Another Atlantic City casino is set to change hands in the coming months.
This morning, Carl Icahn announced that he’s selling off Tropicana Entertainment to a pair of gaming heavyweights.
The agreement includes the sale of Tropicana Atlantic City, along with six other properties. Gaming and Leisure Properties will acquire the real estate, while Eldorado Resorts will take control of hotel and gaming operations.
Having purchased the group for $200 million, Icahn is poised to collect a fine return from the $1.85 billion deal. The valuation also highlights a remarkable turnaround for Tropicana, which was mired in bankruptcy proceedings eight years ago.
Icahn Enterprises expects the transaction to close during the second half of 2018.
Meet the buyers
The two buyers have become big movers in the land-based casino industry. And it appears they have online gambling in their sights, too.
GLPI has nearly 40 properties in its portfolio, but it only operates two of them itself. For tax purposes, it is technically a “real estate investment trust.” Most of its casinos and racinos are leased to parent company Penn National, including two in Pennsylvania. Those two properties will provide a gateway into PA online casinos when the industry launches (likely this year).
There’s a new partner lined up for the Tropicana purchase, though. Eldorado will take over operations for these seven properties once the real-estate parties finalize their transaction. The deal does not include Tropicana Aruba, which Icahn will also dispossess as a condition of the sale. It does, however, include the property in NJ, where iGaming thrives.
Eldorado is a publicly-traded gaming company based in Nevada. It currently operates 20 properties across the country, including two of its own in PA. It’s suddenly become a major player in the virtual space, taking positions in three of the four states with legal iGaming.
Under the agreement, the two groups will enter New Jersey as partners, almost certainly planning to explore online casinos and sports betting.
Meet the seller
Icahn is a polarizing figure, viewed as a white knight by some and a nuisance by others.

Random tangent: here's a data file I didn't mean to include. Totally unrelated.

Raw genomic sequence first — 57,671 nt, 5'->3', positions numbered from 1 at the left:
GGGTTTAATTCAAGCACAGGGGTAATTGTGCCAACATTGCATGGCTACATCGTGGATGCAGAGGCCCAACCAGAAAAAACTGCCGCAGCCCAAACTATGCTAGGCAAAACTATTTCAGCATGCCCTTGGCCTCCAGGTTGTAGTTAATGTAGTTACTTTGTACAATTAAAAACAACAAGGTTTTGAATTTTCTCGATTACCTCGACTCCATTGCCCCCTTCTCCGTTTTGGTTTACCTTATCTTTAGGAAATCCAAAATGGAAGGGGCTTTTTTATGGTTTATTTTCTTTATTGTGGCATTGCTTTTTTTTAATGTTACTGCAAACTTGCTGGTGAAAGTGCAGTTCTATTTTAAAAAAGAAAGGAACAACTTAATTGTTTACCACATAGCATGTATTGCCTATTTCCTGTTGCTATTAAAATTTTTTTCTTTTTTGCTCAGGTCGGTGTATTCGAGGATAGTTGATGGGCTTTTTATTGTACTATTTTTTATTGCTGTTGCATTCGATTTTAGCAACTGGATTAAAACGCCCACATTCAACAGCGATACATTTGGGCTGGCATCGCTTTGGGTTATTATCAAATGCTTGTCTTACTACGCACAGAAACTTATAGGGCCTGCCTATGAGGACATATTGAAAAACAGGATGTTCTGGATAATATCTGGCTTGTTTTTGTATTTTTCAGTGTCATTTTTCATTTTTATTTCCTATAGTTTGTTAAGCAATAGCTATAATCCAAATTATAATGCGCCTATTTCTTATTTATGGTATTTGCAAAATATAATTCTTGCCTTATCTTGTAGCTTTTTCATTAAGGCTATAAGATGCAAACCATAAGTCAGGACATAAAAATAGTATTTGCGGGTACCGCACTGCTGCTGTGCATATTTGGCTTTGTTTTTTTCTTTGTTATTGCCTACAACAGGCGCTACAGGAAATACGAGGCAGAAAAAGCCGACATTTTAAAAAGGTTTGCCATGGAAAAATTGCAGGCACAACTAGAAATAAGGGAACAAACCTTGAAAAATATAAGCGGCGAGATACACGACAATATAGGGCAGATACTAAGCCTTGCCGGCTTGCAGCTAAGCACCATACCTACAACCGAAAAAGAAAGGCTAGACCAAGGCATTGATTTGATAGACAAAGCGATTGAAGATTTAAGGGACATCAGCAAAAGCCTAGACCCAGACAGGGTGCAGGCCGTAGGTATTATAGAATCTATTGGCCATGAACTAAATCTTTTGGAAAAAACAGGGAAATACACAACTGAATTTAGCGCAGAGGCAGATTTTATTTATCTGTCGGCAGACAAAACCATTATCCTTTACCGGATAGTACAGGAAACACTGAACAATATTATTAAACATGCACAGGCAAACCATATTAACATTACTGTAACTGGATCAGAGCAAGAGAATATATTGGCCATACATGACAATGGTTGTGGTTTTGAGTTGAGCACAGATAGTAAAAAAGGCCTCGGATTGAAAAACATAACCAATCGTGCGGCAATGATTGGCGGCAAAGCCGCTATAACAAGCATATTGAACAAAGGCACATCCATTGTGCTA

Donning his suit of armor, Icahn has rescued two Atlantic City casinos from bankruptcy over the last decade. The billionaire developer purchased Tropicana Entertainment in 2010, scooping up its Atlantic City casino as part of the deal. Tropicana had lost its NJ gaming license in 2007 and was unable to recover from the shuttering of its flagship property.
In 2014, Icahn came to the salvation of Trump Taj Mahal, acquiring the bankrupt property for $290 million. That investment turned out to be a poor one, though. Within two years, Icahn announced his intentions to close the property, citing a $100 million loss since opening. A contentious standoff with the local workers’ union had strained both the business and the relationship with state officials.
Icahn made good on his word in October 2016, closing the doors for the last time. After vowing to leave the building vacant, however, he managed to secure a willing buyer to help cut his losses. Hard Rock purchased the property for just $50 million with plans to reopen it this summer under its own brand.
On the other hand, the Tropicana has become one of the shore’s biggest success stories under Icahn’s guidance. Since emerging from bankruptcy less than a decade ago, it’s climbed into the top three on the list of Atlantic City casino revenue. It earns close to $30 million in an average month, trailing only Borgata and Harrah’s. Tropicana is also one of the freshest properties on the Boardwalk, having just been partially renovated in 2016.